During Wednesday afternoon's presser, Jason Garrett was asked about Jason WItten, specifically about whether the Cowboys' head coach wondered, when Witten injured his spleen on a hit suffered last year at this time, whether the tight end would ever play again. Garrett immediately launched into a story about the discussion he had with Witten soon after The Senator received the official diagnosis.
According to Garrett, Witten immediately pronounced, "I'm playing in that Giant game." Somewhat incredulously, the coach looked at him and wondered aloud how he thought he was going to accomplish this: "what are you going to do the next couple weeks?" Witten responded, "I have to be motionless in my bed for two weeks" - i.e., the bulk of the remaining time between the diagnosis and the Wednesday night kickoff in New York.
Redball went on to articulate this story's importance:
Forget 110 catches, forget eight-time Pro Bowl, forget all that stuff. When you tell the Witten story, I start with that one, because I think he showed what he's all about, what he's been doing for a long time in this league, and a great example for the rest of our football team and, really, for the rest of humanity and the whole NFL. That's how you do it. He's really a tough guy, he's an amazing guy, and we're lucky to have him.
Garrett has long championed Witten, so it comes as no surprise to see him praise number 82 on the eve of a preseason road game in Oakland that marks the defining moment of Witten's career (despite some stiff competition from a couple of others: his playing through a broken jaw suffered early in his rookie campaign. And his legendary helmetless run in a 2007 game at Philadelphia).
But what makes the greatest players great, as Garrett implies when mentioning Witten's eight Pro Bowls, is that they produce with alarming consistency for a number of years - 90+ catches in four of the last six seasons, for example. Indeed, Garrett has held up Witten as his model player (the ideal "RKG") from the outset, in his first seasons as the Cowboy's offensive coordinator. In particular, he has praised the tight end's - wait for it - approach, his complete, utter and absolute professionalism in the way he conducts himself in all aspects of his life (this is how Garrett can say that Witten is an example for "the rest of humanity").
Even observers who don't think highly of the Cowboys single out Witten for praise. In a piece appearing yesterday on Grantland, Chris Brown of Smart Football fame, apparently forgetting DeMarcus Ware, writes that Witten has been "the Cowboys' one consistent bright spot over the last several years," and then spends the rest of the article telling us exactly why that is. Let's give him the floor for a moment:
What makes Witten special is how he uses a natural knack for getting open at football’s highest level. It’s a backyard principle that he’s made work in the NFL, primarily with what is known as an option route. As its name implies, receivers on an option route don’t just run x-many yards and simply break in or out. Instead, they have several choices within the same play, all depending on what the defense does. For the Cowboys, Witten’s "routes" are often a suggestion: Just get open.
Brown offers a key distinction between the option routes that Witten runs and the conversion routes that are one of the West Coast Offense's staples. In a conversion route, as many as four receivers read the coverage and, depending on what they see, run a specific set of patterns. The option route is more like the current NBA: four guys clear out so that the good scorer can go one-on-one. Similarly, with an option route, one or more players run clear-out routes designed to create operating room underneath. Witten then follows the directive: Just get open.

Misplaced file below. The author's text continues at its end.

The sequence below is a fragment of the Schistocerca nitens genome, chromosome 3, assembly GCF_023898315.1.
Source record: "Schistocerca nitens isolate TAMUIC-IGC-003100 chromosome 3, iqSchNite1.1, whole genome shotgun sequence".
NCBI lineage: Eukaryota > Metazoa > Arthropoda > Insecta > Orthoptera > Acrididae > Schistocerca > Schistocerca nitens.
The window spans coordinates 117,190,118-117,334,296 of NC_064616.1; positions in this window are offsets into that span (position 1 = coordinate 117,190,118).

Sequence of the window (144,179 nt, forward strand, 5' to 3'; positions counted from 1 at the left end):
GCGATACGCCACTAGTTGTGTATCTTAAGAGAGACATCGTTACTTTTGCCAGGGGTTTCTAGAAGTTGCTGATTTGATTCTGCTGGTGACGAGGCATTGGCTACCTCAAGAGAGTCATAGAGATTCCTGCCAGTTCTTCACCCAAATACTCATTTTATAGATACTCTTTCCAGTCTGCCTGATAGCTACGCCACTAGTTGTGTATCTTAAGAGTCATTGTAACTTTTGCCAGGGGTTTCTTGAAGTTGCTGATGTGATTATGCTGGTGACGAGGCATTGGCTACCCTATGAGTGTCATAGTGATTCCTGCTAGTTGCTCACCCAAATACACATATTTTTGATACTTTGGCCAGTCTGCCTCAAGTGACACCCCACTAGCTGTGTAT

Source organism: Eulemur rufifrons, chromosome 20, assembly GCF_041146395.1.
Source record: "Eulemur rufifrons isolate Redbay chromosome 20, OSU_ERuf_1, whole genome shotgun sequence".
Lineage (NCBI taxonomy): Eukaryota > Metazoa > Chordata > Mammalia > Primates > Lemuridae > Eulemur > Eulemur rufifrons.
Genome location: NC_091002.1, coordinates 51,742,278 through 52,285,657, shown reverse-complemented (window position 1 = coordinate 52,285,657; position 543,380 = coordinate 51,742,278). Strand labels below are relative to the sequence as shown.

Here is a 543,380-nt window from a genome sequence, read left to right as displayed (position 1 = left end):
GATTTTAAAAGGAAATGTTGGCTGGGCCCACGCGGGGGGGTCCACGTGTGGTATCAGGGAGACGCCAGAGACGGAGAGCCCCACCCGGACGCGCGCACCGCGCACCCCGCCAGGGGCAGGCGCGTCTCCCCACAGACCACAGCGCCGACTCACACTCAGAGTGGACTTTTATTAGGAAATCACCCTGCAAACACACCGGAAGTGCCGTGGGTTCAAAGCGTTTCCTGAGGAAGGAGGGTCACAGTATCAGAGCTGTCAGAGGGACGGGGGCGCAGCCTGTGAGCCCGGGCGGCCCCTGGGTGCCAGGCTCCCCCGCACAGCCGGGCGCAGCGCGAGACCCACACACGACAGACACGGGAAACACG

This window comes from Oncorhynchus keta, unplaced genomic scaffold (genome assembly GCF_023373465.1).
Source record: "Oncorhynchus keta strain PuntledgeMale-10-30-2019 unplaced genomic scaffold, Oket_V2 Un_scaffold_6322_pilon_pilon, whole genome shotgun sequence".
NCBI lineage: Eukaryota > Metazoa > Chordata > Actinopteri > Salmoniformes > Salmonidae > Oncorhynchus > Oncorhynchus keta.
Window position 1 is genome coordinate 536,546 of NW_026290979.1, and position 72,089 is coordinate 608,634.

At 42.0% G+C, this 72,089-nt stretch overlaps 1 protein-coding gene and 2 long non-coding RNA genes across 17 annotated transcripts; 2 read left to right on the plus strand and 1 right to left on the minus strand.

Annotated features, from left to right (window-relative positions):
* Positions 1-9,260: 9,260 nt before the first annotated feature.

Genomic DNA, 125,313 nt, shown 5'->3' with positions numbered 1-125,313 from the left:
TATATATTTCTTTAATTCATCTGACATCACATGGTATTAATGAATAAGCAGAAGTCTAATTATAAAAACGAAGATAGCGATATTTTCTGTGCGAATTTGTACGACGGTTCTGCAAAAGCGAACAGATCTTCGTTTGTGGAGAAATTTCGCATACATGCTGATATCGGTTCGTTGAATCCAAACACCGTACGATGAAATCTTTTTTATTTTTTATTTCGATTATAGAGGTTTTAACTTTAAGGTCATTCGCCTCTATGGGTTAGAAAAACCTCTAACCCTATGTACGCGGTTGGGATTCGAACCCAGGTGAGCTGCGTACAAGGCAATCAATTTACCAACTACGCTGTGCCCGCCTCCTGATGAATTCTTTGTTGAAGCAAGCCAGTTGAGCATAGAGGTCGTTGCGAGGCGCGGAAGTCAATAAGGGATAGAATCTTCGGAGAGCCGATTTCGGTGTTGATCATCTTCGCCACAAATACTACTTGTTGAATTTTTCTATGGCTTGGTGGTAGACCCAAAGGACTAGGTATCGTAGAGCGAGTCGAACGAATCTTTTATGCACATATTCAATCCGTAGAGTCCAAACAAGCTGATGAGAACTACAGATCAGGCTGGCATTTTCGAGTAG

Although this sounds a lot like sandlot football, it's actually quite technically precise. For Witten, the first order of business is to "attack the defender's leverage" by running right at him, which will reveal whether the coverage is man or zone. If he sees zone, the tight end is instructed to break off his route about 8-10 yards deep and turn to face the quarterback. If it's man coverage, he should "step on the defender's toes" - i.e., sell a deep route and then break it off depending on the defender's leverage (if he's playing outside, Witten breaks inside, and vice versa).
What this means, of course, is that the exact same play can look different depending of the defense. Brown offers nice gifs of two plays from the second Giants game last season (a contest in which Witten caught 18 passes), both the same play, from a three-wide set. In the first, New York deployed in a classic Tampa-2 coverage, with the MLB dropping into a deep middle zone. The linebacker on Witten played him hard to the inside, so The Senator took him upfield and cut sharply to the outside for a nice gain. Later, when the Cowboys return to this play, the Giants are in man under and Witten is covered by a nickel back, who has outside leverage. As he's supposed to when facing man coverage, Witten runs at him, then cuts sharply inside to make the reception.
As he faces the downside of his career, Witten's game increasingly resembles that of former Utah Jazz great Karl Malone (who happens to be the father of Cowboys offensive tackle Demetress Bell): making up for what he lacks in raw speed with a combination of power and balance, seasoned with a sophisticated understanding of physics, which allows him to gain leverage. As Brown writes, not everybody has the vision and recognition powers to become an effective option route runner, but Witten is a natural. And, Brown writes, Witten's talent at this specific element of the Cowboys offense - among his others - will one day land him, like Malone, in his sport's Hall of Fame.